Oakey Ridge residents speak out against proposed solar farm

Published 7:30 am Monday, August 14, 2023

Getting your Trinity Audio player ready...

Residents of the Oakey Ridge community addressed the Covington County Commission during a meeting Tuesday, August 8, to voice concerns with a proposed solar project in their community.

The commission is considering a proposal by Origis Energy for the placement of a 2,400 solar farm in the community, but some residents continue to speak out against the project.

One of those residents, Shannon Wiggins, said he did not think the solar farm is in the best of interest of those who reside in the community.

“While the promises of solar energy hold some potential for sustainable development, we must ensure it aligns with our shared values. Forests and wetlands are not just a collection of trees and bodies of water. They are the heart and the lungs of our community. This 2,400-acre project going on in my community will surround my home, and encompassing most of my community,” Wiggins said.

Walk Easy Farm owner and operator Matthew McClellan referred to materials he received from Origis and requested the commission hold a moratorium before moving forward with the project.

“There’s no reason we need to cut down 3,000 acres to put down something that is called ‘abundant,’ which means it is everywhere. People at Origis would like you to believe that solar power is clean. Clean is not clean if you have to take 1,400 degrees Kelvin to melt the silica sand. When you heat something up to almost 4,000 degrees, it’s no longer the same material. It’s called a chemical change, which comes from burning … This is a money ploy, and they are here in our county to take our resources. We are asking the commission to help protect us right now. Our community is asking for a six-month moratorium, so we can have time to explore these projects and find out what the best thing is for our county. Origis Solar says they are offering $24 to $28 million over the course of a 50-year project. This is a power plant that is set to be in our community for 50 years, but it’s not our community anymore when we live around a power plant,” McClellan said.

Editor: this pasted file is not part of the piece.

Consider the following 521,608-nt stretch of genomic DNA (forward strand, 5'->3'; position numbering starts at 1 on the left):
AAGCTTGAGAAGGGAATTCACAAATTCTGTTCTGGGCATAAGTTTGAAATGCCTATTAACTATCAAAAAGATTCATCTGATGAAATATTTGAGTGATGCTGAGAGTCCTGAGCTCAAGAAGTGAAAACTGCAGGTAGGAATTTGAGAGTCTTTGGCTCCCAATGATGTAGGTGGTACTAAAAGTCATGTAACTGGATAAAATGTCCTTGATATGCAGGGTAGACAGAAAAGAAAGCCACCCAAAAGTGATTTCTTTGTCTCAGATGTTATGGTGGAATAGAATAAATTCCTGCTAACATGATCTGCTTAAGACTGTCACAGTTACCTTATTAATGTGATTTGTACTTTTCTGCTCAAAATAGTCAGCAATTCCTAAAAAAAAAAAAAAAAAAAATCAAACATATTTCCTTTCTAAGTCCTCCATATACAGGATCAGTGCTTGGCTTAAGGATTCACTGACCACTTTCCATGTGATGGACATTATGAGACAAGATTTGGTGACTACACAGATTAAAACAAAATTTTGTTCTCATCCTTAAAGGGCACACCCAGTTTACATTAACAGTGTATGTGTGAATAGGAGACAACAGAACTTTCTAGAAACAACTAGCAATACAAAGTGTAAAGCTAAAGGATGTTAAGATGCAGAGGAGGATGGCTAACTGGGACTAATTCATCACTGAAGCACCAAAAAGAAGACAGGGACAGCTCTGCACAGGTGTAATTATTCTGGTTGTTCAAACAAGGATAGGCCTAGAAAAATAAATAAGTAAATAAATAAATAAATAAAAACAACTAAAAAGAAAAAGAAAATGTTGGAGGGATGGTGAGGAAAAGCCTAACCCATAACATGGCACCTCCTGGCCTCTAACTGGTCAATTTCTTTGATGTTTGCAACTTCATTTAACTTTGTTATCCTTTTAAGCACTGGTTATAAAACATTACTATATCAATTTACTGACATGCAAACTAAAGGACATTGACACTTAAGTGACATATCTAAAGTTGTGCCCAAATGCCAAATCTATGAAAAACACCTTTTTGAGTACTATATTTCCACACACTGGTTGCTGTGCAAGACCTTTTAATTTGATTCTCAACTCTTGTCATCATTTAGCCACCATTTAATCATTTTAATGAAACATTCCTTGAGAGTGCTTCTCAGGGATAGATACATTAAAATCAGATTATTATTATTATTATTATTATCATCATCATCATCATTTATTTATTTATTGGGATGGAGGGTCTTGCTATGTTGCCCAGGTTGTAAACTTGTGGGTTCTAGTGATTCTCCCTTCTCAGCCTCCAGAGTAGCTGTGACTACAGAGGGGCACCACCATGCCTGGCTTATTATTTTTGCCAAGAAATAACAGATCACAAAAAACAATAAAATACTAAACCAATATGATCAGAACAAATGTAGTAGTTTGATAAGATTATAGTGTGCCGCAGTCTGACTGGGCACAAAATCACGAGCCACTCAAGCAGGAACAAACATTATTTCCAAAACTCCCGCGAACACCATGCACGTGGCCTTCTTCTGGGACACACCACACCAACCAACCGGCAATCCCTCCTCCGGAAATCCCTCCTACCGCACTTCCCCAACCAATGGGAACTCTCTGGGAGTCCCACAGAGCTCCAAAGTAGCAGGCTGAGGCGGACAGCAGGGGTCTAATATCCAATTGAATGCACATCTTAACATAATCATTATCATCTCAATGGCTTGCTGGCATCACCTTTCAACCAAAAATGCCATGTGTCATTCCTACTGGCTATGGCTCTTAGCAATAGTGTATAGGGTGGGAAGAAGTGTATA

According to county attorney Morgan Arrington, a county commission does not have the same planning and zoning authority as a city.

“Without any planning or zoning, I am not familiar with any type of relief the commission could offer the adjoining landowners. I am unfamiliar with any legal mechanism that would allow you to institute a moratorium unless or until this project becomes a governmental project. There is not a way for you to be directly involved through a moratorium or otherwise,” Arrington said.

Dist. 2 Commissioner Michael Smith inquired about Origis asking for tax abatements.

“If the commission was being asked to come to the table and do any type of abatements or incentives, then, yes, you would be able to consider whether to engage in any of those. If so, the commission can ask what the conditions would be. This is a private enterprise if it does not involve this body or the property that is entrusted to this body. For those seeking some type of abatement or incentive, this would be a private affair that would need to be handled in the civil arena,” Arrington stated.

“If we are approached requesting abatements, we can vote up or down to request an amount, or we can vote not to grant any abatements. Then, it would be up to the company or developer to decide if they can move forward without the incentives,” Commission Chairman Greg White added.

Dist. 3 Commissioner Lynne Holmes asked if a moratorium could be granted if Oakey Ridge was an incorporated township.

“The planning and zoning authority for municipalities (towns and cities) is vastly different than the county. I can’t say for sure that a town would necessarily have it, but I can say for sure the county does not. To be able to utilize public services, that’s not asking for something in the legal sense. If they were asking for upgrades to those services specifically to benefit this industry, that’s where it changes. It is no different than if it was just a private citizen moving in and purchasing this property,” Arrington said.

When asked through an in-meeting poll by the chairman, each commissioner indicated they would oppose granting tax abatements for the project.

A meeting will be held Monday, August 21, 6 p.m., at the Oakey Ridge Baptist Church. McClellan said Origis representatives would be on hand to discuss the proposed project. The commission unanimously said they would say “no” to any tax abatements requested by Origis.

To view a story on other items discussed by the commission at this meeting, visit https://www.andalusiastarnews.com/2023/08/16/lbw-president-provides-update-for-commission/.